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First Light adventures
Danga Bay
25/10/2010, Johor Bahru, Malaysia

After nearly two weeks we are still securely tied up in Danga Bay Marina in Johor Bahru. The Sail Malaysia Rally dinner and official briefing for our sail up the west coast to Langkawi, was held last weekend. Prior to that we had two busy days in Singapore sightseeing and shopping. Singapore is a short bus ride over the causeway from Johor Bahru. There are about 80,000 Malaysians who travel each day across the causeway to work in Singapore, so it is always a busy thoroughfare. The infrastructure for customs and immigration on both sides is well developed and well managed. It is a straightforward and efficient process. We were very impressed with Singapore's rail and bus transport which is easy to use and gets you around the city quickly in air conditioned comfort! Our visit to the 'Battle Box' in Fort Canning Park was really interesting and informative. It consists of a group of underground rooms and tunnels which was used as the command centre by the British and allied forces during WWII. Extremely realistic life- size models of army personal produced in England similar to what you'd find in 'Madame Toussards ', help recreate the story of the days leading up to the fall of Singapore to the Japanese. It is an audiovisual exhibition with some of the models designed to appear as if they are actually speaking . Fort Canning Park is a peaceful, leafy retreat amongst the hustle and bustle, but one of the many 'green' areas of Singapore which has a cooling affect in an otherwise steamy climate. Last Thursday we enjoyed a tour of south Johor organised for the rally participants. We were taken down to the SE and SW tip of Malaysia which overlooks the Singapore Straits. A maze of boardwalks have been built in amongst the mangroves which are now a protected species and a focus on this environment has been developed into a tourist attraction. Surprisingly the mangroves were littered with all kinds of rubbish washed in from the adjacent busy shipping straits. Afterwards we were taken to a local village for a traditional Malaysian lunch which was quite delicious and then onto a pineapple museum(!) entirely devoted to the history of pineapple growing in Malaysia. Yesterday was 'Deepavalli- the festival of lights' one of the major festivals for the Indian community here. It is celebrated in a similar way to Christmas, with families dining together and exchanging gifts which is often money. Last night we heard fireworks being set off all over the place so guess that was the finale. For the rest of the community, the Chinese and Malays, it is just a public holiday and a chance to shop in the many plazas and dine out in the many restaurants. The Sail Malaysia Rally commences tomorrow with the first stopover being Malacca and apparently a very interesting place to visit. Unfortunately the anchorage in the bay there can be very exposed if the winds blow in strongly from the west. As it is only a 3 hour bus ride from Johor, we have decided to stay longer in the marina here and travel by road to Malacca, stay for three days and join the Rally tour and attend the official dinner. We will then return, set sail on Friday and catch up with the Rally further up the coast.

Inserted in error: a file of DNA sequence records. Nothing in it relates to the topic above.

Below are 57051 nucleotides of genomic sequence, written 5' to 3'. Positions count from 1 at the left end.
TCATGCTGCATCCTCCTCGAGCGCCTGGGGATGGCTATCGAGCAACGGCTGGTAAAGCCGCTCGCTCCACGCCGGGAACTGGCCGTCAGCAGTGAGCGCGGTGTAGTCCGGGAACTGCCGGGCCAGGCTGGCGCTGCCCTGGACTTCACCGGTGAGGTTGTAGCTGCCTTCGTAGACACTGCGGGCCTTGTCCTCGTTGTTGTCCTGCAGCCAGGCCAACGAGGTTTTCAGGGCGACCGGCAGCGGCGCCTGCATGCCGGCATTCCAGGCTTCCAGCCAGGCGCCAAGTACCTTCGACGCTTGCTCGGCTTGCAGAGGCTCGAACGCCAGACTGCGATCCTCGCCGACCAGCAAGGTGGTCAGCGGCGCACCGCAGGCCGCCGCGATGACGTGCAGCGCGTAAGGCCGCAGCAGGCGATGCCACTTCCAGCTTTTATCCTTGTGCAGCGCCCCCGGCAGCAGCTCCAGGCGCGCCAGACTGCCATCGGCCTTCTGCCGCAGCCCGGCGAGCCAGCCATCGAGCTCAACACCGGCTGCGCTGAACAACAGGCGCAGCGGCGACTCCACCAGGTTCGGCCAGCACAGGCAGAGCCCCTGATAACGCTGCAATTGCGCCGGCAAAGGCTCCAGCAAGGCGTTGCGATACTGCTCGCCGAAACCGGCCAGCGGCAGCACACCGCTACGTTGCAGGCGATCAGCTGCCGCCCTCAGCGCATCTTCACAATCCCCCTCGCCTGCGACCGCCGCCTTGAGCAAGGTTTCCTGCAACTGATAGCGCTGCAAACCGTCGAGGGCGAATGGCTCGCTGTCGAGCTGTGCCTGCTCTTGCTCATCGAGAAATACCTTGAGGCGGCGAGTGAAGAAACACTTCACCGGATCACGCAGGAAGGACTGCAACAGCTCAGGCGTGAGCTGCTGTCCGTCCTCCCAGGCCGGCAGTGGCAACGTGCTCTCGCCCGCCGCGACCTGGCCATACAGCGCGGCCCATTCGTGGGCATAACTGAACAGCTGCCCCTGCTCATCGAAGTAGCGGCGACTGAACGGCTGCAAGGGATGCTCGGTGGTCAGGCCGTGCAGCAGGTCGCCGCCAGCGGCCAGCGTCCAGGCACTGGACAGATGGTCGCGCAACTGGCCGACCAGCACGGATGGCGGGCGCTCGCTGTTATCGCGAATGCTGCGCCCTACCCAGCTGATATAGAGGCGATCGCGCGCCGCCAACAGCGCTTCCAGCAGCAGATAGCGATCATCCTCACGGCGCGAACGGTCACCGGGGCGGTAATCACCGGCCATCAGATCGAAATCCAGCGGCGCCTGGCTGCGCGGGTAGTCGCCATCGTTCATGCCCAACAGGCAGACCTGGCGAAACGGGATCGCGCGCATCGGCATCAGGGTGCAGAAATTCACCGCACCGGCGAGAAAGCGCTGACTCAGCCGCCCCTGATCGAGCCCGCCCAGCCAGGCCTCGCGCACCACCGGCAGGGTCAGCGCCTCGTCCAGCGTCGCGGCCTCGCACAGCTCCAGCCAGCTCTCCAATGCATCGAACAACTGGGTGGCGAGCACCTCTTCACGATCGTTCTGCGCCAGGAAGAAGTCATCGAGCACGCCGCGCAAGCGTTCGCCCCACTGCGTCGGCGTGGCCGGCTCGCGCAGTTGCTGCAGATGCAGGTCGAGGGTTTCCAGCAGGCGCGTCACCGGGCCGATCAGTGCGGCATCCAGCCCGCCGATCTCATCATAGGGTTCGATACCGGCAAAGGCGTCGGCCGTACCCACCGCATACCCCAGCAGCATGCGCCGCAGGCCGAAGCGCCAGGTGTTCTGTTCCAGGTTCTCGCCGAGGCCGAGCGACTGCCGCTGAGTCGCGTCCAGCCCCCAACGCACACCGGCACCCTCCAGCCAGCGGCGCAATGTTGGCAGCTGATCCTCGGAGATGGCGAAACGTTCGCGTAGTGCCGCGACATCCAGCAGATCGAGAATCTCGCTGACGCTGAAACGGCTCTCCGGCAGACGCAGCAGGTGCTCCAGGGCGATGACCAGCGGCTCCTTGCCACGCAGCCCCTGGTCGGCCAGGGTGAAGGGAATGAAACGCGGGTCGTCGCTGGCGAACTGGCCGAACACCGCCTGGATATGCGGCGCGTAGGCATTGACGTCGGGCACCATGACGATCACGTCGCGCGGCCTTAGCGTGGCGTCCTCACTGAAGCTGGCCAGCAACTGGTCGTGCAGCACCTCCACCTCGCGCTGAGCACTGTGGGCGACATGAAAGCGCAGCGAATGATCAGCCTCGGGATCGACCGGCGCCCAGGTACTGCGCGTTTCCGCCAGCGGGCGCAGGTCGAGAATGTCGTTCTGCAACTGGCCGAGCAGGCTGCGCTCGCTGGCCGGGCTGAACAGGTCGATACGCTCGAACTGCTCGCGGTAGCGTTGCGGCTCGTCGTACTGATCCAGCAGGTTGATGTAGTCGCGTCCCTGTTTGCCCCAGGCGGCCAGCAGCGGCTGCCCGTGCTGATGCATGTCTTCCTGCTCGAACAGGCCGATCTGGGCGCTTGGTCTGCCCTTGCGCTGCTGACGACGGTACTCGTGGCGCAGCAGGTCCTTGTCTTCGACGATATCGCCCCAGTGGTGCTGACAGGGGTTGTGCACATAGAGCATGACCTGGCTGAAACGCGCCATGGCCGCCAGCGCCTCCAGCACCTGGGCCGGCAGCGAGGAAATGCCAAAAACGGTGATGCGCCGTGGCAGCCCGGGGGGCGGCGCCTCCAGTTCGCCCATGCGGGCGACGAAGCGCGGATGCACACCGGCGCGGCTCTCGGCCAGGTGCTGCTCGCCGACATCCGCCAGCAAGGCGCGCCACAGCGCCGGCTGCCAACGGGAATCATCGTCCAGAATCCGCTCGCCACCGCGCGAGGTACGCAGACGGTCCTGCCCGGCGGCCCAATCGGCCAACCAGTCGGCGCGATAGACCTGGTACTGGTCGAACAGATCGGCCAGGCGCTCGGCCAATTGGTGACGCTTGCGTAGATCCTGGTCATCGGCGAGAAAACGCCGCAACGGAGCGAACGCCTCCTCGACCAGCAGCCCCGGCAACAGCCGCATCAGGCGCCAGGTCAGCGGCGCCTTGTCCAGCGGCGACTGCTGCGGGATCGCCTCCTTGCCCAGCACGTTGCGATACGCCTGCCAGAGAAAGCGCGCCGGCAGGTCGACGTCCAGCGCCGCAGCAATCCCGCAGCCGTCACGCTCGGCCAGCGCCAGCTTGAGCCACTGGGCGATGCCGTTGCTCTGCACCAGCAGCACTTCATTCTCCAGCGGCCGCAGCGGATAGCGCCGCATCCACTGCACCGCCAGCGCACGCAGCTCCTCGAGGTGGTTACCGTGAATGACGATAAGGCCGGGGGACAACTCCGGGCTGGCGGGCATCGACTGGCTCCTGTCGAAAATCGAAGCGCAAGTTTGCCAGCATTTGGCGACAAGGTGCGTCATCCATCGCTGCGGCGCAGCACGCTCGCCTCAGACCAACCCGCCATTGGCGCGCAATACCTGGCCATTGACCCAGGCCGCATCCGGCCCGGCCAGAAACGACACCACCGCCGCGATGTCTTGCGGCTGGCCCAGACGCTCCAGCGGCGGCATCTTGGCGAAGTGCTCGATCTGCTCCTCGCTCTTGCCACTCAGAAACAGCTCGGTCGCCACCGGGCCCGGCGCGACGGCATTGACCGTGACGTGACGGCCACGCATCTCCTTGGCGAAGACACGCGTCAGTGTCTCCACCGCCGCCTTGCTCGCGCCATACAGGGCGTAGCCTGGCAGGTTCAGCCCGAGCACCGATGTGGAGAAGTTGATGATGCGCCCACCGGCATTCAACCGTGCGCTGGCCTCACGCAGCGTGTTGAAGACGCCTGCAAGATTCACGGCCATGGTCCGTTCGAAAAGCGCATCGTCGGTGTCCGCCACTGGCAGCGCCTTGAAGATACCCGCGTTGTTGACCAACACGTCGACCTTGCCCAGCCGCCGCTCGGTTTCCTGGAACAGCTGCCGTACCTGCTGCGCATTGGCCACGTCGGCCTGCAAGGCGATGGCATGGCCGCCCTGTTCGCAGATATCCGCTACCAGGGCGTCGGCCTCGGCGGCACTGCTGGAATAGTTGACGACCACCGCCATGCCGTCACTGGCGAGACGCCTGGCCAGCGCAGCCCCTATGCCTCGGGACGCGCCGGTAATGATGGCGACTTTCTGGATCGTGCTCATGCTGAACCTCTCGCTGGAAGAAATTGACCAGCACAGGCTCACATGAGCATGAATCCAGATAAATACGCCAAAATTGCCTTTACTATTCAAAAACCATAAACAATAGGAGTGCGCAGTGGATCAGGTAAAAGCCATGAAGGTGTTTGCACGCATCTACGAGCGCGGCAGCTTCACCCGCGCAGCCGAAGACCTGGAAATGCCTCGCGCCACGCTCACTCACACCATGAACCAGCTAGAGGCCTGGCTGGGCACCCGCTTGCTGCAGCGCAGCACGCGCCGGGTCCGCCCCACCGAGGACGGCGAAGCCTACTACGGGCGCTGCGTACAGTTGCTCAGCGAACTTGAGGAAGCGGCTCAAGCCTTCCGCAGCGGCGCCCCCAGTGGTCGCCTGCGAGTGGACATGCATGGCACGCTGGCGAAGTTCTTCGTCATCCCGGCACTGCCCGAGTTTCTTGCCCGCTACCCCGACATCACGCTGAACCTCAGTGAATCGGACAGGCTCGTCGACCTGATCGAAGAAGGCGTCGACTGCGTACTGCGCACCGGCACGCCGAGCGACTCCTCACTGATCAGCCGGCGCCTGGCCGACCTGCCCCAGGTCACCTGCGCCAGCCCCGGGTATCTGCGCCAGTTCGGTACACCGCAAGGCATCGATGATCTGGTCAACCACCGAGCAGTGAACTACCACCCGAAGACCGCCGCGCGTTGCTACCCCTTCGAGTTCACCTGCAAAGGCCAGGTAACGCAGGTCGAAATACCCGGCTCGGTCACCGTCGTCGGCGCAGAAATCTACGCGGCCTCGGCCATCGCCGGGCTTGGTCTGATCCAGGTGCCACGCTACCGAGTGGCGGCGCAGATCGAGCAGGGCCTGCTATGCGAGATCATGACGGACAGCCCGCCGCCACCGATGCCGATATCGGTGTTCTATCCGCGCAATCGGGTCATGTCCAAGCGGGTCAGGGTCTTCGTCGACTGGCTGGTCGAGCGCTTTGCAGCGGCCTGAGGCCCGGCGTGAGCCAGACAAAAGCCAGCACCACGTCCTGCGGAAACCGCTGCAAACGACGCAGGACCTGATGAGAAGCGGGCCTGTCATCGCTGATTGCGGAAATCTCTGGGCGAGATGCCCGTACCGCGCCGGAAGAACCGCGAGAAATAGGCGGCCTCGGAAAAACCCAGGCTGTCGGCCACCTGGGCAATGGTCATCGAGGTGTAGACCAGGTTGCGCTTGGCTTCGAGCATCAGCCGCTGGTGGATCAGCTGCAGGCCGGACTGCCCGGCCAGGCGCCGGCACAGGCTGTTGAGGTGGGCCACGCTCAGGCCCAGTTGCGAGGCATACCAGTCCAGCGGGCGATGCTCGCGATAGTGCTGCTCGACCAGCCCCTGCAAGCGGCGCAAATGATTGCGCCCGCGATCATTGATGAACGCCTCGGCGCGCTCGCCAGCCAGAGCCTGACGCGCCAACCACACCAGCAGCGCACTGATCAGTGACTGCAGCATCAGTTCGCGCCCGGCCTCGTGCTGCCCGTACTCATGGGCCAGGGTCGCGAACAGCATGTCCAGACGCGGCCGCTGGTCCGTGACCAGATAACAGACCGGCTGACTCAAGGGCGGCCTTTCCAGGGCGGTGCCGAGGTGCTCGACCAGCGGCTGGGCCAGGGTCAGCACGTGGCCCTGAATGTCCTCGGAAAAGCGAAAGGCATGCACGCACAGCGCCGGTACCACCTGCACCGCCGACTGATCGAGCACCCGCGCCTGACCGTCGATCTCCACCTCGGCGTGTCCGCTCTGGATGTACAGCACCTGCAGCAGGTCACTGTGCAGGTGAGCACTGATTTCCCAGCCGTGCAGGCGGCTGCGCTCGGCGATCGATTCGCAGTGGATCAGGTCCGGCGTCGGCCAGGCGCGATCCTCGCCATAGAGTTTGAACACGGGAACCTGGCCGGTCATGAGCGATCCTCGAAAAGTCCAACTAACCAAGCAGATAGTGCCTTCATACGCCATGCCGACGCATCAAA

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Crossing from south to north!
25/10/2010, Johor Bahru, Malaysia

We finally crossed the equator early Tuesday morning just on sunrise. With calm seas and no wind we motored backwards and forwards plus sideways a few times, for photo shoots and to ensure it was a thorough crossing. That afternoon we celebrated on the beach with a 'crossing the equator party' with some crews from other boats, who had also just completed their first crossing. Dressing up as King Neptune we popped our first bottle of champers since leaving Darwin and toasted this momentous occasion, while being eaten alive by sandflies! The next few days we day- hopped, getting closer and closer to Singapore. Saturday evening we anchored on the edge of the Singapore Straits in preparation for our dash across the busiest shipping lanes in the world. Bern had spent quite sometime plotting our course and with the help of our AIS (automatic Identification System) which identifies and transmits to our electronic chart plotter the name and position of any shipping in the area in relation to us, plus relevant information like direction ,speed and size of each vessel we were able to make the crossing without too much difficulty. A thunderstorm in the middle of the crossing reduced our visibility considerably and it was quite surreal and a little disconcerting to see these large oil drilling rigs at anchor, appear out the mist. The storm cleared within half an hour and we are able to comprehend why this area has the reputation for being such a huge shipping hub. We saw about 50 or so large ships just sitting at anchor, besides all the other ships in transit. We were also amused to see a few very gutsy locals out in their little boats fishing on the edge of the Straits. From the Straits we entered a channel which took us up between the island of Singapore to Johor Bahru in Malaysia. Singapore seems to take its security very seriously. High wire fencing extends along the perimeter of the island with large signs attached at intervals featuring a skull and crossbones picture carrying a warning about live shootings!. As well, coast guard boats are strategically placed along the Singapore side patrolling the channel that separates it from Malaysia. A strong deterrent to any illegal immigrant! We are now safely tied up in Danga Marina (Johor Bahru) with many of the other rally boats from Sail Indonesia. We are now part of the Sail Malaysia rally to Langkawi which begins October 30th with a few days of festivities in the marina. In the meantime we plan to travel over the causeway into Singapore for some sightseeing. Johor Bahru is the second largest city in Malaysia so we should be able to reprovision and pick up any spare parts here quite easily.